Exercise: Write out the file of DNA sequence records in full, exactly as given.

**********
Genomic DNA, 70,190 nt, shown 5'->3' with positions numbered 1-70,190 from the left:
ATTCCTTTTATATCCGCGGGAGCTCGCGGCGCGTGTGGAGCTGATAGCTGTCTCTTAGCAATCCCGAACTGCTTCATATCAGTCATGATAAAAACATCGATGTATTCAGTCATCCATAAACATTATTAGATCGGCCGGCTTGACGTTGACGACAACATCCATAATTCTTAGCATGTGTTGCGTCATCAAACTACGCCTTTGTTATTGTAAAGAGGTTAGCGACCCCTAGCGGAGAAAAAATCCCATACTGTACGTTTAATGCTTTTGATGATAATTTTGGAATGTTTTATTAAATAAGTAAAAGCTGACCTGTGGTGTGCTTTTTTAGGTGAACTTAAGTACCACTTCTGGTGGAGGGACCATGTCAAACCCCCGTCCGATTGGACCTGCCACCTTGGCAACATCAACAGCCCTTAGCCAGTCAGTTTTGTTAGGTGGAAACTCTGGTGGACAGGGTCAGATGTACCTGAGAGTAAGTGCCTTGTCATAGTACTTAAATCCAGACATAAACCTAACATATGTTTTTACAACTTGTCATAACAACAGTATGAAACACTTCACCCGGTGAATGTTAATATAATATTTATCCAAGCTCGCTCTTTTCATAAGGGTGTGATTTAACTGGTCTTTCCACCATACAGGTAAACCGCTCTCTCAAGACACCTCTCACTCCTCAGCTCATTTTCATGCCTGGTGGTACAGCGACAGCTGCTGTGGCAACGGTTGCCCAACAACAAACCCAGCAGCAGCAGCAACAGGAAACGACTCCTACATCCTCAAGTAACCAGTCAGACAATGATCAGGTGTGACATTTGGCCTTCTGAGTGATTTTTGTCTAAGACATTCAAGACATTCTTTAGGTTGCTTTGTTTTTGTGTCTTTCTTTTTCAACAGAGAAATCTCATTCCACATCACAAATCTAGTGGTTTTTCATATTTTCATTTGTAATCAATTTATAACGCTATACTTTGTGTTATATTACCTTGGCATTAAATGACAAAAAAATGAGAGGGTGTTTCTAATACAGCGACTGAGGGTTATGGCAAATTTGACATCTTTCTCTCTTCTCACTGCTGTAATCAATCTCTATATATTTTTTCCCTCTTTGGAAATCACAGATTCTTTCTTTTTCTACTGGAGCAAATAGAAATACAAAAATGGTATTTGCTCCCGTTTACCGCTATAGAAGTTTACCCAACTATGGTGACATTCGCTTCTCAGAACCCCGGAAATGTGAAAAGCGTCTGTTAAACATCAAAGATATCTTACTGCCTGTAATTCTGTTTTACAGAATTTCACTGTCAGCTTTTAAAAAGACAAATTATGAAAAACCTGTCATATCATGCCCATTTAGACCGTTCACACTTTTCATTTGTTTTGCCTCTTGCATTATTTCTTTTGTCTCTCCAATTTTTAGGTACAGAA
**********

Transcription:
Genomic DNA, 70,190 nt, shown 5'->3' with positions numbered 1-70,190 from the left:
ATTCCTTTTATATCCGCGGGAGCTCGCGGCGCGTGTGGAGCTGATAGCTGTCTCTTAGCAATCCCGAACTGCTTCATATCAGTCATGATAAAAACATCGATGTATTCAGTCATCCATAAACATTATTAGATCGGCCGGCTTGACGTTGACGACAACATCCATAATTCTTAGCATGTGTTGCGTCATCAAACTACGCCTTTGTTATTGTAAAGAGGTTAGCGACCCCTAGCGGAGAAAAAATCCCATACTGTACGTTTAATGCTTTTGATGATAATTTTGGAATGTTTTATTAAATAAGTAAAAGCTGACCTGTGGTGTGCTTTTTTAGGTGAACTTAAGTACCACTTCTGGTGGAGGGACCATGTCAAACCCCCGTCCGATTGGACCTGCCACCTTGGCAACATCAACAGCCCTTAGCCAGTCAGTTTTGTTAGGTGGAAACTCTGGTGGACAGGGTCAGATGTACCTGAGAGTAAGTGCCTTGTCATAGTACTTAAATCCAGACATAAACCTAACATATGTTTTTACAACTTGTCATAACAACAGTATGAAACACTTCACCCGGTGAATGTTAATATAATATTTATCCAAGCTCGCTCTTTTCATAAGGGTGTGATTTAACTGGTCTTTCCACCATACAGGTAAACCGCTCTCTCAAGACACCTCTCACTCCTCAGCTCATTTTCATGCCTGGTGGTACAGCGACAGCTGCTGTGGCAACGGTTGCCCAACAACAAACCCAGCAGCAGCAGCAACAGGAAACGACTCCTACATCCTCAAGTAACCAGTCAGACAATGATCAGGTGTGACATTTGGCCTTCTGAGTGATTTTTGTCTAAGACATTCAAGACATTCTTTAGGTTGCTTTGTTTTTGTGTCTTTCTTTTTCAACAGAGAAATCTCATTCCACATCACAAATCTAGTGGTTTTTCATATTTTCATTTGTAATCAATTTATAACGCTATACTTTGTGTTATATTACCTTGGCATTAAATGACAAAAAAATGAGAGGGTGTTTCTAATACAGCGACTGAGGGTTATGGCAAATTTGACATCTTTCTCTCTTCTCACTGCTGTAATCAATCTCTATATATTTTTTCCCTCTTTGGAAATCACAGATTCTTTCTTTTTCTACTGGAGCAAATAGAAATACAAAAATGGTATTTGCTCCCGTTTACCGCTATAGAAGTTTACCCAACTATGGTGACATTCGCTTCTCAGAACCCCGGAAATGTGAAAAGCGTCTGTTAAACATCAAAGATATCTTACTGCCTGTAATTCTGTTTTACAGAATTTCACTGTCAGCTTTTAAAAAGACAAATTATGAAAAACCTGTCATATCATGCCCATTTAGACCGTTCACACTTTTCATTTGTTTTGCCTCTTGCATTATTTCTTTTGTCTCTCCAATTTTTAGGTACAGAA